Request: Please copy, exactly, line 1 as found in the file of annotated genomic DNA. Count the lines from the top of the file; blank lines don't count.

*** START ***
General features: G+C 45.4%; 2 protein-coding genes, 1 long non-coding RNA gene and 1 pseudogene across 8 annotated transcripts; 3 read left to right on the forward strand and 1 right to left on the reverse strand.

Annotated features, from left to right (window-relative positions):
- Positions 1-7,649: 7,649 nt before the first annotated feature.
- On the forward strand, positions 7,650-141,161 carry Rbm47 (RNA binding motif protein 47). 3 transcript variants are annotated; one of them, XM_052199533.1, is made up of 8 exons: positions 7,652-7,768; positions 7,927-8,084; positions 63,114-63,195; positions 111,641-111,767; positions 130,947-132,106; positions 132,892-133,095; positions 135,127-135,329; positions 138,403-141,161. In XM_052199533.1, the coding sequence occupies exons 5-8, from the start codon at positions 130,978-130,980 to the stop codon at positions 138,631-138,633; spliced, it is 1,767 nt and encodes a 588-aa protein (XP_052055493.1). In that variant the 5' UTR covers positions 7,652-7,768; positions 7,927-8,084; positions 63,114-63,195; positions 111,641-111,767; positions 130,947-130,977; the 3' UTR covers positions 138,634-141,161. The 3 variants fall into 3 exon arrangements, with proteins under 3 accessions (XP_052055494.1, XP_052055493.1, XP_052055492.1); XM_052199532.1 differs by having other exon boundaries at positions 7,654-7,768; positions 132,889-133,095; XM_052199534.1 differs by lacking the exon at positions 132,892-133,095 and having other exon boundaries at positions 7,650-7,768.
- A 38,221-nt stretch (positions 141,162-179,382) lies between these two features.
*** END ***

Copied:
General features: G+C 45.4%; 2 protein-coding genes, 1 long non-coding RNA gene and 1 pseudogene across 8 annotated transcripts; 3 read left to right on the forward strand and 1 right to left on the reverse strand.